Takeaways? I'm not sure I have any. I don't know where that dismal performance came out of, but I never gave up trying. We can't win them all, so I'm just going to chalk it down and move on. I'm not used to running on that type of surface, but I was struggling with the pace while still on the roads, so that wasn't the reason. My lower back isn't in the best shape now. It was spasming a wee bit in the car after the run, so I'll have to keep an eye on that. I actually think I'm overall a wee bit sorer today than I was the day after the half. I'll stick to the distance in the plan for tomorrow and Tuesday, but I'll keep it all easy. If everything is back feeling okay on Thursday, I'll do the session as planned. I'm not hugely disappointed but I have a niggling concern about continuing on the 5k plan. I'll see how the next few weeks go before making any decisions.


  • Closed Accounts Posts: 1,137 El Caballo


    The humidity yesterday and Friday was freakish for this time of year, I found moving around at work difficult enough nevermind trying to race. Yesterday morning was 19° with humidity in the 90's. Pretty much as horrific as you will ever get in October. I remember running the DCM in 2014 in 18° and high 80's humidity and marathon pace felt like Half pace. A 10k in those conditions is probably even harder.


  • Registered Users Posts: 1,044 ✭✭✭ chickey2


    Huzzah! wrote: »
    Chip time: I don't know where that dismal performance came out of, but I never gave up trying. We can't win them all, so I'm just going to chalk it down and move on.

    Sounds like good advice! Sorry to hear it didn't go to plan but it makes the pb's sweeter when they come.


  • Registered Users Posts: 2,600 ✭✭✭ Annie get your Run


    El Caballo wrote: »
    The humidity yesterday and Friday was freakish for this time of year, I found moving around at work difficult enough nevermind trying to race. Yesterday morning was 19° with humidity in the 90's. Pretty much as horrific as you will ever get in October. I remember running the DCM in 2014 in 18° and high 80's humidity and marathon pace felt like Half pace. A 10k in those conditions is probably even harder.

    Ditto :(. My HR on yesterday's parkrun was up in the high 170's and I barely managed to finish it under 30 mins - way off my normal pace/effort & HR levels. Humidity is a killer for (most) runners. Well done for not giving up, that will stand to you when you smash your next race in better conditions!


  • Registered Users Posts: 1,338 ✭✭✭ eyrie


    Sounds like a rotten day out there for a race, so well done on keeping going when the dark thoughts started creeping in! Seems like there were a fair few contributing factors.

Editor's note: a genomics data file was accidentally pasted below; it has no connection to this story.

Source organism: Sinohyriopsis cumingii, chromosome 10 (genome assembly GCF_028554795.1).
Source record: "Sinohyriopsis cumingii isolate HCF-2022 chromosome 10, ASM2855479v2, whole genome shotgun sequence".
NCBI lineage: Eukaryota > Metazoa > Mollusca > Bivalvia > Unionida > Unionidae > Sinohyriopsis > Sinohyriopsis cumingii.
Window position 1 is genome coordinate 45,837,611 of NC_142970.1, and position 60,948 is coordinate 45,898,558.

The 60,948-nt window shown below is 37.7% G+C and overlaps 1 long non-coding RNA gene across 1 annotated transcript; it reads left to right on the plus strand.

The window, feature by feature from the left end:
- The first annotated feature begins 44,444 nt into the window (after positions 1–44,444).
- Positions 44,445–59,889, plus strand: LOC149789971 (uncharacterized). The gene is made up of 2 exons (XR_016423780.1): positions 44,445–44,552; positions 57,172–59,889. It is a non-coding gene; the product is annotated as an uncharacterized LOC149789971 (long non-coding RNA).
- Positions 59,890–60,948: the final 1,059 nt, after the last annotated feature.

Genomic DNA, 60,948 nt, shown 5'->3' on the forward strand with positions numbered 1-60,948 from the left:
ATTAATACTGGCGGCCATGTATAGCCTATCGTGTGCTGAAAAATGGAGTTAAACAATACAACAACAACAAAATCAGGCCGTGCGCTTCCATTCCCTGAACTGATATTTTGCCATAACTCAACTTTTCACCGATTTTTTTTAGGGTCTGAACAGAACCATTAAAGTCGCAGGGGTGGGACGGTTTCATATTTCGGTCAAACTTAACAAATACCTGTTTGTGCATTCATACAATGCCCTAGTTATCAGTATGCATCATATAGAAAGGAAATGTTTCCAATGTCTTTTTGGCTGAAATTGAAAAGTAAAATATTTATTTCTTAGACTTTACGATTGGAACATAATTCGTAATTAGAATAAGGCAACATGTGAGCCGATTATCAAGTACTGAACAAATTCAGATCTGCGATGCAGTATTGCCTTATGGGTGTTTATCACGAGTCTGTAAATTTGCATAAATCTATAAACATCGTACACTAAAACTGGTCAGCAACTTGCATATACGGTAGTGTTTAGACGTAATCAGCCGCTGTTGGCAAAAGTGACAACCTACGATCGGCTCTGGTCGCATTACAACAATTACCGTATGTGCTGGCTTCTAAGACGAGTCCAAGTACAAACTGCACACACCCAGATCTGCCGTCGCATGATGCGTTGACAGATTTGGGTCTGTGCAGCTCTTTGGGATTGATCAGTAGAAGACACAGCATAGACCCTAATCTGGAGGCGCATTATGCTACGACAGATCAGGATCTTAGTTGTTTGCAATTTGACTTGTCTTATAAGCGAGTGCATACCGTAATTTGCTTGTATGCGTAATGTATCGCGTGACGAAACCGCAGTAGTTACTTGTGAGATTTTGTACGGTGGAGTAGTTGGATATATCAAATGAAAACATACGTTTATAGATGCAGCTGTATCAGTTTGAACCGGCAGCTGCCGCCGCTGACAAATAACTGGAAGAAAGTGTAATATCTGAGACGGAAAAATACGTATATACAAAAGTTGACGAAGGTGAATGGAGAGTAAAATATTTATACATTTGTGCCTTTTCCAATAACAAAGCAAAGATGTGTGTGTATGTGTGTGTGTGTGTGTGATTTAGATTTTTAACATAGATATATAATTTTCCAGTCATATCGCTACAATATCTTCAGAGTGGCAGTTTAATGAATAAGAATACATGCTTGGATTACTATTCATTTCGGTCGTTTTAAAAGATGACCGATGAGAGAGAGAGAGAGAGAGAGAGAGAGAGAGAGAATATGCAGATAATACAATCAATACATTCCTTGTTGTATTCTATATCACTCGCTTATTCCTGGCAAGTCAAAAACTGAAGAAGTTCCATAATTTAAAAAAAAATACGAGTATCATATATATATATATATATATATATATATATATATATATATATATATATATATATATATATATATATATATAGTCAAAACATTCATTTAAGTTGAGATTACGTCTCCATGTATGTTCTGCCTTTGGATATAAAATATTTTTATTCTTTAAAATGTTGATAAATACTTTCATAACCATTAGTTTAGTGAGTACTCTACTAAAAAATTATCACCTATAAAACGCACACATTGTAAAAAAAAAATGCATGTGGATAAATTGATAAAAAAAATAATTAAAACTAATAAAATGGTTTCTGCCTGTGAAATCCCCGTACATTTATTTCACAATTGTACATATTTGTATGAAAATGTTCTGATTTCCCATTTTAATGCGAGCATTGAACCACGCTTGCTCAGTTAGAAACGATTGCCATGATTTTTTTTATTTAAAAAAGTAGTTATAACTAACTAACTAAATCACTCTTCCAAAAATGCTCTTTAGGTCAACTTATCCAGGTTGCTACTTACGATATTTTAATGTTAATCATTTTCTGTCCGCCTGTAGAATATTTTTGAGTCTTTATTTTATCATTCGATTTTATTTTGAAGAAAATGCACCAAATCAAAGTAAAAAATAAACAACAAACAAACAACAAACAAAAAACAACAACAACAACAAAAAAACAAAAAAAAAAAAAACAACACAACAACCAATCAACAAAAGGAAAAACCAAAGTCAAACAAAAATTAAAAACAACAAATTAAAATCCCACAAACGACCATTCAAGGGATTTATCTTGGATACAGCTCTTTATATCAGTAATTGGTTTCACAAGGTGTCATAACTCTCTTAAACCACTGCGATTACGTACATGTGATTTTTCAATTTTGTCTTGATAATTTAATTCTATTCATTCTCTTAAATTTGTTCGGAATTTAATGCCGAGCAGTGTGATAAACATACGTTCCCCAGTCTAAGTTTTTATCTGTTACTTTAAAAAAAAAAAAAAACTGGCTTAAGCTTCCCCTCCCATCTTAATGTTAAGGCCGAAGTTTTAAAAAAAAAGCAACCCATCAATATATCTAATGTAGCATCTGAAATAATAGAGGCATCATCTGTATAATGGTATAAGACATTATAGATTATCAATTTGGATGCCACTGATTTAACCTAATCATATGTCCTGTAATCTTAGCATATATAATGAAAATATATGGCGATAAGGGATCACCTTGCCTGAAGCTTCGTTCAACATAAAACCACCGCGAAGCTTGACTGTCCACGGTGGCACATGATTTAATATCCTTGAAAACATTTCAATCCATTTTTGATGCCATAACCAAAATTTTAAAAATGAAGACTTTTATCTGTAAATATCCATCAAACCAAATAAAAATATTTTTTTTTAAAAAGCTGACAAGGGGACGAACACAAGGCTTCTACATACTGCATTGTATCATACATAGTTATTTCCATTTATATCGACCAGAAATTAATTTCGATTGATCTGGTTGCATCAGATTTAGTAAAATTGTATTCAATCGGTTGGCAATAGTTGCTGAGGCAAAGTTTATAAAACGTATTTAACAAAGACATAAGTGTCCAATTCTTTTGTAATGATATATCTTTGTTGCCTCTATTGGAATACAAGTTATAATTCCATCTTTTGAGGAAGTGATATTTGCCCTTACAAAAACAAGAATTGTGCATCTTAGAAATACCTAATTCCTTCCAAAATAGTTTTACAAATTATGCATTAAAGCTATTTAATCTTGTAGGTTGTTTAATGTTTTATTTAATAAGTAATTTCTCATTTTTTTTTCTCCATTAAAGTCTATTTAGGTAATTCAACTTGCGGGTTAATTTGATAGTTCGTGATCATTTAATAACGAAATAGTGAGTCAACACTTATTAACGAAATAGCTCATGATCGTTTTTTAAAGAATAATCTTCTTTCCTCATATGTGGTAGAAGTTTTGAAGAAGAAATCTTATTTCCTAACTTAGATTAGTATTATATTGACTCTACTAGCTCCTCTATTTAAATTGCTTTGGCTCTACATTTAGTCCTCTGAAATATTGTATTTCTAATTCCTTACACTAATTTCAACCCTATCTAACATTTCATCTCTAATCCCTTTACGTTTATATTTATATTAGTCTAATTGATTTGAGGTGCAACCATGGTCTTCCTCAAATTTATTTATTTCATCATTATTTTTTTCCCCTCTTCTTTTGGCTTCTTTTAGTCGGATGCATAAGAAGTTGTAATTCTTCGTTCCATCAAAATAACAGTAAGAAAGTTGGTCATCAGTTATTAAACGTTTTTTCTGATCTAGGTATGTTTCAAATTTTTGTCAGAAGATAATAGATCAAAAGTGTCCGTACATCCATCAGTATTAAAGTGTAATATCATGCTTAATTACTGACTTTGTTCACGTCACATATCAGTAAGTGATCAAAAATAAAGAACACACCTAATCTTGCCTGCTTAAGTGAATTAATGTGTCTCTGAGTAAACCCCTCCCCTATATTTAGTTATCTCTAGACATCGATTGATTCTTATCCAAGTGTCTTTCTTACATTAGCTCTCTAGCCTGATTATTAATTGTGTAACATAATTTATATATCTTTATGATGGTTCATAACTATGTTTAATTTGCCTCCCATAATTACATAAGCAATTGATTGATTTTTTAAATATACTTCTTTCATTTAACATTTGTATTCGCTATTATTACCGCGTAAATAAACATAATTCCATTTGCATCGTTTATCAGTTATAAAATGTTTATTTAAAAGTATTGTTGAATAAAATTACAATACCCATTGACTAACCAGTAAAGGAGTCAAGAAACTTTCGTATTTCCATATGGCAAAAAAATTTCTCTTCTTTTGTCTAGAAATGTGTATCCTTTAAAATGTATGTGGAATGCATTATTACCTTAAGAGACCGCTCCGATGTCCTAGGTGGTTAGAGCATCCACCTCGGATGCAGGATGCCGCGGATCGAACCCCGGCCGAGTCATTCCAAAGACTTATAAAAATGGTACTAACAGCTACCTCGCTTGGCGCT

As you say yourself, we can't have an amazing experience every race, some of them are just a slog. But it's those ones where you want to quit but force yourself on that strengthen the mental side, or so I tell myself anyway! It'll stand to you next time :)
    Hope the soreness is fading


  • Registered Users Posts: 3,864 ✭✭✭ ariana`


    It sounds like a tough day at the office, well done for persevering and finishing it out and still sub 60.

    10ks are tough, i'd try to schedule 2 of them 3-4 weeks apart if possibly next time because i think you can take a lot of lessons from the 1st one.

    I did the same one in 2014 & again 2016 and i was disappointed both times, it's a local one, i run the route regularly and it's flat so no excuses for me really.

    This year i did the same one and was again disappointed but i followed it up with a different one about 3 weeks later and i was thrilled with how it went, i knocked a serious chunk off the PB and just felt pacing in general went better.

    Maybe the route or the 'local' factor doesn't suit me but i think it did help that going into the 2nd one i had a conservative start because my expectations were low from the previous one and then it just clicked and each km was faster than the previous one.


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  • Registered Users Posts: 9,221 ✭✭✭ Murph_D


    Plenty of others struggled in the Donadea forest too apparently. HBS likened it to the jungle. ironic really - last time I raced there it was cold enough to freeze your proverbials off. Yep. Chalk it up and look to the next thing!